There were also 26 school districts with 40 races, 14 cities with 28 races, seven special districts with seven races, 11 state propositions that appeared on all ballots and 15 local measures from schools, cities or special districts.

That’s a lot of different jurisdictions and ballots.

“Our job is to make sure you get the right ballot for you to vote,” Orth said.

And that’s not simple. The hardware is complicated and the software used must meet federal, state and county certifications. And it must put up with a lot of expectations.

“The elections process is a very condensed period of time,” Orth said. “We ran 5,500 test ballots to make sure everything was (running properly.)”

That testing process requires a lot of people, she said. And they operate in secure facilities.

Sometimes Orth said she gets calls from voters. “One caller said, ‘You gave me the wrong ballots,’” she said. “’You gave me a Republican ballot and my wife a Democratic one.’”

But Orth said a photographic record of the ballots sent showed that the right ones had been sent. The couple checked and it turned out he had hers and she had his.

Orth said more than half of registered voters opt for the vote-by-mail option. She discussed how signatures are verified and how those that don’t match go for further review. She said a normal change in signature is natural over time, and in those cases she and her staff request that the voter update the county voting records with a new signature. 

“I give my staff forensic hand-writing training,” she said. “We’re looking for slant, pressure. We got through this very deliberately and carefully.”

Voting by mail appears to be preferred by those in the elections business since the ballots are returned and can be counted early. However, problems can arise when people vote while eating dinner or a snack. “I don’t know what it is about Fresno County voters,” she said. “They like to eat and drink while they vote.”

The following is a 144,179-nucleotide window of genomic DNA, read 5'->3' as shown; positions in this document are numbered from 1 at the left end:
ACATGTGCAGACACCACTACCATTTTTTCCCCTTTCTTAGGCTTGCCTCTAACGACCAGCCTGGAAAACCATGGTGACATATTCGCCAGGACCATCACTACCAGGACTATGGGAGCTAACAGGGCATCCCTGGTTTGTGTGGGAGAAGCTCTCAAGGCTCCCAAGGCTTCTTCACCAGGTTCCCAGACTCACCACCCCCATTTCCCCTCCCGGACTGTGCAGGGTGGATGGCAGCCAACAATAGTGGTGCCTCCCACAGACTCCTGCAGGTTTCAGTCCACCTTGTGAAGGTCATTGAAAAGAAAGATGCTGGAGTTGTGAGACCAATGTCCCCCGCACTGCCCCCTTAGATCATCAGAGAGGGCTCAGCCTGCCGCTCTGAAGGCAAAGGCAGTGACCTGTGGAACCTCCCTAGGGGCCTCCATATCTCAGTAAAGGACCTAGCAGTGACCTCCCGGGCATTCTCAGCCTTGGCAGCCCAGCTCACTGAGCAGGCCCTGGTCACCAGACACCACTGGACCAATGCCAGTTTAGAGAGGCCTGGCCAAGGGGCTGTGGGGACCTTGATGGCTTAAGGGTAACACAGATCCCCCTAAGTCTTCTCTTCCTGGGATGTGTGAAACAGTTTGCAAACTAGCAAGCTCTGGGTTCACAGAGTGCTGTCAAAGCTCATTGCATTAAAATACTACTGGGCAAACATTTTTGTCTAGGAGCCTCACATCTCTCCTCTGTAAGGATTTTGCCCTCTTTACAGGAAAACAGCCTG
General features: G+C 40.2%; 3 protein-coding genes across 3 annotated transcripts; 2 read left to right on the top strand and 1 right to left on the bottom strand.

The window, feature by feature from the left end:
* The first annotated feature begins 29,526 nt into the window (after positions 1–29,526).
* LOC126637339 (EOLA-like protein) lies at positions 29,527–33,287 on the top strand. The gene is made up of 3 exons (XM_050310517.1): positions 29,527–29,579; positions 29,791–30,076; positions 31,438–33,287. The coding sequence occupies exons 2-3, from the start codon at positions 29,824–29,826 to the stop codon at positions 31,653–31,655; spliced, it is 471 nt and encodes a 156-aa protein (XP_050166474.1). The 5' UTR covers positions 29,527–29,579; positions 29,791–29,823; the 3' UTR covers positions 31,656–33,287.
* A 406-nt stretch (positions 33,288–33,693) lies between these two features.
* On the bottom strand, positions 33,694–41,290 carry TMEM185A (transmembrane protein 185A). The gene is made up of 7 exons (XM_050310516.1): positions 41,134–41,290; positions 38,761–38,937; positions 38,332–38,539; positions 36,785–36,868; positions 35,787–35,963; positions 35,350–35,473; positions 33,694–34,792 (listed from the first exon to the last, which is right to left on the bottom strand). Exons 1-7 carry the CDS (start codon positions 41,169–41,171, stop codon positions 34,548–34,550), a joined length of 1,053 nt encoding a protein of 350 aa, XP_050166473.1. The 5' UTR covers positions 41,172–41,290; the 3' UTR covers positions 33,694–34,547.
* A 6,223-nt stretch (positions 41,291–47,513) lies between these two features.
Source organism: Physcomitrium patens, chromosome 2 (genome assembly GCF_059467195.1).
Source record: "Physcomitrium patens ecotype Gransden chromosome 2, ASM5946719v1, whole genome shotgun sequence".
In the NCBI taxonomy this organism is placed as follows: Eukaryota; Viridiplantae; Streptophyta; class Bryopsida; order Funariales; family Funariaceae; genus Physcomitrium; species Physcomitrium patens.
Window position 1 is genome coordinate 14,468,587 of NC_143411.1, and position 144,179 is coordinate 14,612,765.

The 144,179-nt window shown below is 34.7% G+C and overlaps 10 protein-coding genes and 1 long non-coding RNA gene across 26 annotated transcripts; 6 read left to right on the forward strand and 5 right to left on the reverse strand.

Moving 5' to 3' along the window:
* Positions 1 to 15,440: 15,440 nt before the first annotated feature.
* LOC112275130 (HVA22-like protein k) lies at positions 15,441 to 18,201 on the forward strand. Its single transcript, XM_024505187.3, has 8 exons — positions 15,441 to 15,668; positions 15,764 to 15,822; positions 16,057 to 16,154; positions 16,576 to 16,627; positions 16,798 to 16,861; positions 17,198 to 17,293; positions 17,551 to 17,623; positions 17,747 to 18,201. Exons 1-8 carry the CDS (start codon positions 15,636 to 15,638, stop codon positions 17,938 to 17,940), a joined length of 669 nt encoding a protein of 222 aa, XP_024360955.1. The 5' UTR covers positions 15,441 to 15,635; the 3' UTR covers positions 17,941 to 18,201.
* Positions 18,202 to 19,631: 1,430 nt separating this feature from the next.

That often means the soiled ballots can’t be machine counted. 

Orth also talked about how records are updated constantly with state data and even local obituaries to make sure nobody’s using a dead person’s ballot. “We go through everything we can,” she said. 

“We only work off active rolls.”

Orth also talked about the law, effective at the start of 2018, that allowed anybody to return a ballot for a voter so long as they signed the sealed ballot indicating they were the ones who delivered it. “Never give an unopened ballot to anyone because bad things can happen,” she said.

As for the integrity of elections in this country, the National Conference of State Legislatures had this to say about the system that allows each state to control its own ballot boxes: “This decentralization allows individual jurisdictions to experiment and innovate — to see how elections might best be run for the state and the locality’s particular circumstances. The dispersed responsibility for running elections also makes it extremely difficult, if not impossible, to rig U.S. elections at the national level. It also holds authorities in local jurisdictions accountable for the management of their own elections, so if something goes wrong citizens can go directly to their local government rather than blame problems on the distant federal government.”

And Orth is available to constituents with questions. She’s busy, however.

The reporter can be contacted by email at or by phone at the Herald at (559) 875-2511.